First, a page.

Kristina, this was another “one tree” site. I don’t have an issue with distant family members adding those who died some time ago. (I add unrelated people who died pre-2000 all the time. Unless I can find a birth - in NZ pre-1920 - I very rarely create a profile for someone non-family.) My concern is, in the instance of a recent death, who is classed as an appropriate family member? A son, daughter, sibling or parent? A sixth cousin twice removed? The personal friend definition is even more fraught. Whatever we do, as individuals at least, we need to ask ourselves how we would feel if we lost someone from our own family. I support the idea of a moratorium.

An aside - there are very old living people on this website marked as dead who are still alive. I found and adopted one such profile of a spouse of a family member. I periodically check he is still with us. I wonder if non-notable profiles which fall within the moratorium period - 2, 3, 5 or 7 years - should automatically be hidden, just as the profiles of living non-members are.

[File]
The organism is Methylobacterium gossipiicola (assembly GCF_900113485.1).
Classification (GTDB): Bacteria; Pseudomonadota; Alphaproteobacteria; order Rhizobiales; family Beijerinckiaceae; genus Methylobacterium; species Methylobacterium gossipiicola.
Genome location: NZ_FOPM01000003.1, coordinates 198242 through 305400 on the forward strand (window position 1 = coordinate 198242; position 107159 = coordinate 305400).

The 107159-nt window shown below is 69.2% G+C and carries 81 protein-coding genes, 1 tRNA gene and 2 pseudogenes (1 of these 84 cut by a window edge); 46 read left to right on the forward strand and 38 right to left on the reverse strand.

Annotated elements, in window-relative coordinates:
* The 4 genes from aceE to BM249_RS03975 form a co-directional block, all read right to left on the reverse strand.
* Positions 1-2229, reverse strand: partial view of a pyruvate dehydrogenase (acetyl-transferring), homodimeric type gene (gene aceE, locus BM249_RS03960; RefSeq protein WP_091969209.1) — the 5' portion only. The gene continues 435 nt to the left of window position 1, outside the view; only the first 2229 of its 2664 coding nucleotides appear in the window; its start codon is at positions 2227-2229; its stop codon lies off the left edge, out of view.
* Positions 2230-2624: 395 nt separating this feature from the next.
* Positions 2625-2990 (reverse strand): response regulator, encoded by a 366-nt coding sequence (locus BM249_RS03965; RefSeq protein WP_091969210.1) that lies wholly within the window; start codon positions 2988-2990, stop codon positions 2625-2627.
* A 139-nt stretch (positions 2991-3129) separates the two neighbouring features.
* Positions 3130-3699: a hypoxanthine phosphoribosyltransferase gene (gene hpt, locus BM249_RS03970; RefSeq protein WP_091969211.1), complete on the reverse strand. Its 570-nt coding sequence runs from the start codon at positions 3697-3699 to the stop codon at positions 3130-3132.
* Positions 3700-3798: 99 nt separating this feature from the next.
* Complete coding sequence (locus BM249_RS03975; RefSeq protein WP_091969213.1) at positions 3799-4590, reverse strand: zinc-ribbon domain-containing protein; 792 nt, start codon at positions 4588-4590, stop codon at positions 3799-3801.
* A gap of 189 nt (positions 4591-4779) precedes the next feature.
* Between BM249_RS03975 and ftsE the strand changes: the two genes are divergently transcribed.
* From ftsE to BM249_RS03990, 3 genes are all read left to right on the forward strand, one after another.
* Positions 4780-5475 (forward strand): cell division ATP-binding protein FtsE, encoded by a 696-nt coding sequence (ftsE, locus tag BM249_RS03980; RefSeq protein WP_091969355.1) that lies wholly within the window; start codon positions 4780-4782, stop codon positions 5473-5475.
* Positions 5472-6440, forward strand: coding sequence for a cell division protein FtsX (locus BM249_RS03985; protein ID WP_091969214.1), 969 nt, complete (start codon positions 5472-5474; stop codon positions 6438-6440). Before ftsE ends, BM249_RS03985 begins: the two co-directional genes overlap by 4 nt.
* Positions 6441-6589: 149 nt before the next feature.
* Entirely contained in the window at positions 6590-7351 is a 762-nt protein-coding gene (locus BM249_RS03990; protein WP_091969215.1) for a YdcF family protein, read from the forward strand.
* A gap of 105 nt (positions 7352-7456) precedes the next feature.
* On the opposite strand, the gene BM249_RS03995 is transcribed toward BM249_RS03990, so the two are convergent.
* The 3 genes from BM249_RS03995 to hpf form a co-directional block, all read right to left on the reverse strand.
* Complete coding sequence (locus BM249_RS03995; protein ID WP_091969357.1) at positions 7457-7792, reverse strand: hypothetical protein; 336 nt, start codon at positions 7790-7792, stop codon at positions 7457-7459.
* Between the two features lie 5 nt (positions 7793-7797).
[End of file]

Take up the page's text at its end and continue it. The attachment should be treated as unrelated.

+22 votes
I vote NO, I do not agree.

Obituaries have long been common, but so few read newspapers these days (including me), and instead get their news via computers.

I see online memorials as the modern day obituaries and a way to honour the deceased by showing they are missed and that their life is remembered far & wide.

Without online memorials, I would never learn about the passing of many people and get a chance to grieve their loss contemporarly.
by N Gauthier G2G6 Pilot (121k points)
But SJ, those creating the new profiles got the information from somewhere.  It's already out there.
I see less of a problem with someone creating a profile for a recently-deceased stranger when the source is an obituary because these are usually written by family and/or friends and already have basic private information about the person.  In these cases we can be relatively sure that the family has offered life details about the person and it could be assumed that they wouldn't be offended for a profile creation.

But what about people that don't publish an obituary because they want to maintain family privacy?  Not everyone publishes an obituary.  In the case of my cousin, his obituary was published privately, within the family, and no public announcement was made.  Thi was specifically because the family wanted privacy.  Yet, several websites now carry his "memorial" that was neither asked for nor wanted.